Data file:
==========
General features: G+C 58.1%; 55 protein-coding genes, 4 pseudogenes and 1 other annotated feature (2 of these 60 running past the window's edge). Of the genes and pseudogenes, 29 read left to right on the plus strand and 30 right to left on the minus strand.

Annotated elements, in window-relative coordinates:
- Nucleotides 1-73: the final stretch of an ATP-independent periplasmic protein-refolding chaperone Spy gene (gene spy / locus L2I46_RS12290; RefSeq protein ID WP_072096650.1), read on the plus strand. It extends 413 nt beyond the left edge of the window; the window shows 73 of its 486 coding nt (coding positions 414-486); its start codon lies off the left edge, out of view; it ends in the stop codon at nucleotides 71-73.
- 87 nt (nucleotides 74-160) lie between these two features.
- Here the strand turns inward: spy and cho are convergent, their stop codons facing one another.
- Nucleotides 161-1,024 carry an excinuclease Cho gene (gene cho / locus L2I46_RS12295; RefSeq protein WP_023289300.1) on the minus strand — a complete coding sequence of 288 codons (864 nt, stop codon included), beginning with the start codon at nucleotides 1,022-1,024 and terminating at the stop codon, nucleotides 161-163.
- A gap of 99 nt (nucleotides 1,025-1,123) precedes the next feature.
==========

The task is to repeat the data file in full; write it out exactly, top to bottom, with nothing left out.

General features: G+C 58.1%; 55 protein-coding genes, 4 pseudogenes and 1 other annotated feature (2 of these 60 running past the window's edge). Of the genes and pseudogenes, 29 read left to right on the plus strand and 30 right to left on the minus strand.

Annotated elements, in window-relative coordinates:
- Nucleotides 1-73: the final stretch of an ATP-independent periplasmic protein-refolding chaperone Spy gene (gene spy / locus L2I46_RS12290; RefSeq protein ID WP_072096650.1), read on the plus strand. It extends 413 nt beyond the left edge of the window; the window shows 73 of its 486 coding nt (coding positions 414-486); its start codon lies off the left edge, out of view; it ends in the stop codon at nucleotides 71-73.
- 87 nt (nucleotides 74-160) lie between these two features.
- Here the strand turns inward: spy and cho are convergent, their stop codons facing one another.
- Nucleotides 161-1,024 carry an excinuclease Cho gene (gene cho / locus L2I46_RS12295; RefSeq protein WP_023289300.1) on the minus strand — a complete coding sequence of 288 codons (864 nt, stop codon included), beginning with the start codon at nucleotides 1,022-1,024 and terminating at the stop codon, nucleotides 161-163.
- A gap of 99 nt (nucleotides 1,025-1,123) precedes the next feature.